Spent Too Much of Your Day Wrestling With Words? Read this

I remember a couple of years ago reading about this man who had finally passed his driving test after 33 attempts and 25 years.

 

Credit to him for persistence but I’m not sure I’d get in a car with him, would you?!

 

His whopping 85 driving lessons were all worth it in the end.

 

It feels amazing to master the things that matter to us the most, doesn’t it?

 

At home we pore over recipe books to perfect our Thai green curry.  We go to yoga lessons to nail our Nadi Shodhana.  We scour YouTube for videos about how to get a six pack without leaving our sofa (just me? Oh.)

 

And at work we’re pretty diligent too, honing our presentation techniques, sales skills or subject matter expertise.

 

And yet…

 

We rarely practise or perfect the one thing that we do day in, day out.

 

The one thing that we spend years of our lives on.

 

What’s that?

 

Writing, of course.

 

We are likely to spend a whopping 5 years of our life on email alone.  

 

That’s a lot, right?  More than we’ll spend holidaying (around 3 years), eating (around 4.5 years) or exercising (around 1 year).

 

And that’s not to mention Tweets, blogs, posts, articles, presentations, proposals, reports, apology cards for forgotten anniversaries (Just me again? Damn!) and the gazillion other things we have to write every single day.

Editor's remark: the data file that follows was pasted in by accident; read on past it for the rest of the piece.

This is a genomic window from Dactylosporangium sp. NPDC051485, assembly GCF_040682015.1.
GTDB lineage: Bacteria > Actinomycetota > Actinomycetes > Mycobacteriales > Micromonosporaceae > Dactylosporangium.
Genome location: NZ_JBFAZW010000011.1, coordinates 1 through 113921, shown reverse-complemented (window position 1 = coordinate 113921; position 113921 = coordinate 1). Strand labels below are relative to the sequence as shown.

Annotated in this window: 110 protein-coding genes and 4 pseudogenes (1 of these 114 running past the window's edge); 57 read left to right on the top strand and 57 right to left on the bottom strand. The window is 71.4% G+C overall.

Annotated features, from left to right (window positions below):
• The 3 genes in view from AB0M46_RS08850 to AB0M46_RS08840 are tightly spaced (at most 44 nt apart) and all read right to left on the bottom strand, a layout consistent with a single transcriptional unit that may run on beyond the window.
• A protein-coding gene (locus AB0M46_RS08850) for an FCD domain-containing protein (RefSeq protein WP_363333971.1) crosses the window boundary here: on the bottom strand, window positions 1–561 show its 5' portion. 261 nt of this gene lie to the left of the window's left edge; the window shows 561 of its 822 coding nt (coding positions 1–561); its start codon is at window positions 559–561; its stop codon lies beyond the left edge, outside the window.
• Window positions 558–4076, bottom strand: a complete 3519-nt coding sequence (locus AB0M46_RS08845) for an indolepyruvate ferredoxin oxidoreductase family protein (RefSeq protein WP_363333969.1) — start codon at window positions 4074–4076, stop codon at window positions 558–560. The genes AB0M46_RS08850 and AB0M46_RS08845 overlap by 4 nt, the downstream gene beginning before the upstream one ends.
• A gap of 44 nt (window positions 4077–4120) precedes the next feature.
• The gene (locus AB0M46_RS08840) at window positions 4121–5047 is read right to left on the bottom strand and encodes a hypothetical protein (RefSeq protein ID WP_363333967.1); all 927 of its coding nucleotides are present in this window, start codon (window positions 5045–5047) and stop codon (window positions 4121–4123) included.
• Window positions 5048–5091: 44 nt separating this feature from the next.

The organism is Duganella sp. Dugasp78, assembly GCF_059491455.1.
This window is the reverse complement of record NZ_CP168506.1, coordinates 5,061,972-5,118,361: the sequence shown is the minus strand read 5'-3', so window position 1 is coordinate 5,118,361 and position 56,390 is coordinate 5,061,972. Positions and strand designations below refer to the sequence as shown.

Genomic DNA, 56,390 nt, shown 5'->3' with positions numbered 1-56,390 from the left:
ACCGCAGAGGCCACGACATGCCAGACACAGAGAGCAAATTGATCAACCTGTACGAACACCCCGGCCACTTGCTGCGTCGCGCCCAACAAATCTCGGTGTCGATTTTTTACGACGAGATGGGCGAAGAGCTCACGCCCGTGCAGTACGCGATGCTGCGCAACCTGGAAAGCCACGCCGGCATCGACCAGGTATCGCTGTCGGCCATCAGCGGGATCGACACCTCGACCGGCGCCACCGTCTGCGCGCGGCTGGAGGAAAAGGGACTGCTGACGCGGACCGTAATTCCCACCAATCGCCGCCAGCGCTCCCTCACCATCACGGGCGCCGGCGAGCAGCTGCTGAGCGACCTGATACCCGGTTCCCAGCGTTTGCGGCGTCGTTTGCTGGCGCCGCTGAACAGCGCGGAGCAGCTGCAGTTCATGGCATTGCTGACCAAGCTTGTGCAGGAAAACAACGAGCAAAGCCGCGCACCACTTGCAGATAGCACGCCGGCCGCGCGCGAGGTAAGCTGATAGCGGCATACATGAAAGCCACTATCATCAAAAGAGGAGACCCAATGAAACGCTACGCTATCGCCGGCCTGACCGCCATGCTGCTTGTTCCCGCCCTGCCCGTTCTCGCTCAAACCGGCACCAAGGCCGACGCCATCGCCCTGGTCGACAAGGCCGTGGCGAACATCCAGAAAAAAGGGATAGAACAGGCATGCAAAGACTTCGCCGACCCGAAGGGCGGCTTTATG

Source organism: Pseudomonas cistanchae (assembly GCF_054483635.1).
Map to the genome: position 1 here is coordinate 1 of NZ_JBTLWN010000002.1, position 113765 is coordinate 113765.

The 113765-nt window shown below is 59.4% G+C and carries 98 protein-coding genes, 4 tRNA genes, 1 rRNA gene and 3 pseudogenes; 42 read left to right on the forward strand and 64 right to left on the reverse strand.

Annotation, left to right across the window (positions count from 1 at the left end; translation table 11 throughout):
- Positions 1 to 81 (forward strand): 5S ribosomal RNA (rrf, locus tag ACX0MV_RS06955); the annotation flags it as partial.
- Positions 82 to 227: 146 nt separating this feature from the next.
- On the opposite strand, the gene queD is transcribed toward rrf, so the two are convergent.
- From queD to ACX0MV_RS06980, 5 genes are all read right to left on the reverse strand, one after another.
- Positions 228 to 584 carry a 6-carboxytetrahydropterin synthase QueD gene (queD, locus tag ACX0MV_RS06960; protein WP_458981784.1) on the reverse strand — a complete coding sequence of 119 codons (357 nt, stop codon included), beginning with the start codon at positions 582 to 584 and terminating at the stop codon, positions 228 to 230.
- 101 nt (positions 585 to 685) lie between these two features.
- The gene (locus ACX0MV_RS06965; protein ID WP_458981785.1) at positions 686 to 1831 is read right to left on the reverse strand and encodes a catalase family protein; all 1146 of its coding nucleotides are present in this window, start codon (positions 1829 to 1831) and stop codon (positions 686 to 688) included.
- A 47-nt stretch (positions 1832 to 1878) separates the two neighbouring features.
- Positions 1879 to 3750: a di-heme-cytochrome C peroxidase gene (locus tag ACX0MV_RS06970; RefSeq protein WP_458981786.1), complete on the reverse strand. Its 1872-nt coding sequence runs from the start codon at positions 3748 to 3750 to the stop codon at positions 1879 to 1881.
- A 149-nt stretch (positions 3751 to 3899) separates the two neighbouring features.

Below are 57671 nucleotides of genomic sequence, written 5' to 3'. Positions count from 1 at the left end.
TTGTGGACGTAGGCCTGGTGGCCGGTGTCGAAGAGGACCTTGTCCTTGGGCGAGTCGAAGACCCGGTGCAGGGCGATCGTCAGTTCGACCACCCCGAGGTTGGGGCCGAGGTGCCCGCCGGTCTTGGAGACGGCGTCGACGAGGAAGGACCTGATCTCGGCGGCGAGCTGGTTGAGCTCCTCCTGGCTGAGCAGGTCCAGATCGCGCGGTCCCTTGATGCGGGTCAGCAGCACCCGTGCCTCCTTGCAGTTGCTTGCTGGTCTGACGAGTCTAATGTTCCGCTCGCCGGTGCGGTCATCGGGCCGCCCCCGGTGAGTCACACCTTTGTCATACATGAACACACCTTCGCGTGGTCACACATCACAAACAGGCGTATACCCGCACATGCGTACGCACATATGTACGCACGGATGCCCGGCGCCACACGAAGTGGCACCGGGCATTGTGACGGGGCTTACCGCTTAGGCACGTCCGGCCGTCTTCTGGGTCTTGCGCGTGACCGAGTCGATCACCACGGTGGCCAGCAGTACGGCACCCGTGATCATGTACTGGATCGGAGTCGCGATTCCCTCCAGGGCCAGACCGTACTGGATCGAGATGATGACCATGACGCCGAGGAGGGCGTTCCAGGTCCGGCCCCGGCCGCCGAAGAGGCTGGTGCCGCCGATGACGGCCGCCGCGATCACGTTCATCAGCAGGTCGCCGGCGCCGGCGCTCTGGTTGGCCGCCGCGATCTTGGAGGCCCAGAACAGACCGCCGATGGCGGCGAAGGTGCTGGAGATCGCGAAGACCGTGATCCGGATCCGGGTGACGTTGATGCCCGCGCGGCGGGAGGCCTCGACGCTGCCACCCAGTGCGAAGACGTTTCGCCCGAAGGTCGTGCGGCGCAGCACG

Being a brilliant writer is a secret weapon in our frenetic working environment.  

 

After all, that’s how we do the majority of our communication these days.  And mastering it really matters.

 

If you can persuade, influence and inspire with your words you are at a huge advantage.  If you can cut through all the noise to get your message heard you can move mountains.

 

Wonderful writing can win clients, promotions, hearts and minds. 

 

(I should know – I once secured a client contract worth £250,000 over 4 years with a well-written paragraph.)

 

Convinced?  Here’s a kick-starter for mastering your writing that won’t take 33 attempts or 25 years. Straight away with this quick read: The Simple Sentence To Remember When You Write Anything At All.

 

Go on, get going!